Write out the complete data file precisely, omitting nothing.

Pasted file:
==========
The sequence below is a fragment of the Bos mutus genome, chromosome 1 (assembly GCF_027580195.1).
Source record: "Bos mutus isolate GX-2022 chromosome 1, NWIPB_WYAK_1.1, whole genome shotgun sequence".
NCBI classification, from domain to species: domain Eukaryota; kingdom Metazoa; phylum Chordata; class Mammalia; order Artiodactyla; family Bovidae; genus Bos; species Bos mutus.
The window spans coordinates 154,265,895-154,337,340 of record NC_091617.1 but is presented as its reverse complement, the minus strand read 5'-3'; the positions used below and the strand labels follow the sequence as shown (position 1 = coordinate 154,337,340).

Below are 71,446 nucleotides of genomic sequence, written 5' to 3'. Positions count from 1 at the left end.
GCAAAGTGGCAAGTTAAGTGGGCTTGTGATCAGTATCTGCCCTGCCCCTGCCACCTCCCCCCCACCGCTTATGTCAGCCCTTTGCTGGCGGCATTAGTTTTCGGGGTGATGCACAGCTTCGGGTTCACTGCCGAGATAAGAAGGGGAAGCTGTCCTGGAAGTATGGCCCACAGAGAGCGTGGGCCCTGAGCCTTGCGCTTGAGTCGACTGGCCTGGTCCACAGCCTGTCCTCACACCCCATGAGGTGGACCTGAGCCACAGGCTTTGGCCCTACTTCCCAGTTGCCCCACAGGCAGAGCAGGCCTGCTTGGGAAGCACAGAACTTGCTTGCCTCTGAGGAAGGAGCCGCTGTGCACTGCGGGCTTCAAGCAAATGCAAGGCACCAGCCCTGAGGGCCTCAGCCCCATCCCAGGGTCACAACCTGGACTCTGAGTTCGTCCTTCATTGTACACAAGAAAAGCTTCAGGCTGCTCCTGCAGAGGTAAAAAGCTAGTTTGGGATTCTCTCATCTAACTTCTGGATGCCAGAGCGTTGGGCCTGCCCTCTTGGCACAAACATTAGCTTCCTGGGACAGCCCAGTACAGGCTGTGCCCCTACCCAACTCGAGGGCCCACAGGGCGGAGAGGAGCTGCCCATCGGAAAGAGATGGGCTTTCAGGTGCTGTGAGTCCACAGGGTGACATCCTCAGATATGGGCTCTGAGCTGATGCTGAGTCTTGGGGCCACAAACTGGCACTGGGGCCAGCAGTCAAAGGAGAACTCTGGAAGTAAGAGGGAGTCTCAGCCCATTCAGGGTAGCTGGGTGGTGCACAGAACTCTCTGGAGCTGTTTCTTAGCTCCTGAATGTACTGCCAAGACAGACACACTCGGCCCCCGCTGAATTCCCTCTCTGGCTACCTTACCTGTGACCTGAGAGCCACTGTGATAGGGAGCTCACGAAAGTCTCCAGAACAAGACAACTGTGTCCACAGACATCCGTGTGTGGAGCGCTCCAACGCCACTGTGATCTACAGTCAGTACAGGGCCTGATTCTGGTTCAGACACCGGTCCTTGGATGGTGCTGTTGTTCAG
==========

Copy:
The sequence below is a fragment of the Bos mutus genome, chromosome 1 (assembly GCF_027580195.1).
Source record: "Bos mutus isolate GX-2022 chromosome 1, NWIPB_WYAK_1.1, whole genome shotgun sequence".
NCBI classification, from domain to species: domain Eukaryota; kingdom Metazoa; phylum Chordata; class Mammalia; order Artiodactyla; family Bovidae; genus Bos; species Bos mutus.
The window spans coordinates 154,265,895-154,337,340 of record NC_091617.1 but is presented as its reverse complement, the minus strand read 5'-3'; the positions used below and the strand labels follow the sequence as shown (position 1 = coordinate 154,337,340).

Below are 71,446 nucleotides of genomic sequence, written 5' to 3'. Positions count from 1 at the left end.
GCAAAGTGGCAAGTTAAGTGGGCTTGTGATCAGTATCTGCCCTGCCCCTGCCACCTCCCCCCCACCGCTTATGTCAGCCCTTTGCTGGCGGCATTAGTTTTCGGGGTGATGCACAGCTTCGGGTTCACTGCCGAGATAAGAAGGGGAAGCTGTCCTGGAAGTATGGCCCACAGAGAGCGTGGGCCCTGAGCCTTGCGCTTGAGTCGACTGGCCTGGTCCACAGCCTGTCCTCACACCCCATGAGGTGGACCTGAGCCACAGGCTTTGGCCCTACTTCCCAGTTGCCCCACAGGCAGAGCAGGCCTGCTTGGGAAGCACAGAACTTGCTTGCCTCTGAGGAAGGAGCCGCTGTGCACTGCGGGCTTCAAGCAAATGCAAGGCACCAGCCCTGAGGGCCTCAGCCCCATCCCAGGGTCACAACCTGGACTCTGAGTTCGTCCTTCATTGTACACAAGAAAAGCTTCAGGCTGCTCCTGCAGAGGTAAAAAGCTAGTTTGGGATTCTCTCATCTAACTTCTGGATGCCAGAGCGTTGGGCCTGCCCTCTTGGCACAAACATTAGCTTCCTGGGACAGCCCAGTACAGGCTGTGCCCCTACCCAACTCGAGGGCCCACAGGGCGGAGAGGAGCTGCCCATCGGAAAGAGATGGGCTTTCAGGTGCTGTGAGTCCACAGGGTGACATCCTCAGATATGGGCTCTGAGCTGATGCTGAGTCTTGGGGCCACAAACTGGCACTGGGGCCAGCAGTCAAAGGAGAACTCTGGAAGTAAGAGGGAGTCTCAGCCCATTCAGGGTAGCTGGGTGGTGCACAGAACTCTCTGGAGCTGTTTCTTAGCTCCTGAATGTACTGCCAAGACAGACACACTCGGCCCCCGCTGAATTCCCTCTCTGGCTACCTTACCTGTGACCTGAGAGCCACTGTGATAGGGAGCTCACGAAAGTCTCCAGAACAAGACAACTGTGTCCACAGACATCCGTGTGTGGAGCGCTCCAACGCCACTGTGATCTACAGTCAGTACAGGGCCTGATTCTGGTTCAGACACCGGTCCTTGGATGGTGCTGTTGTTCAG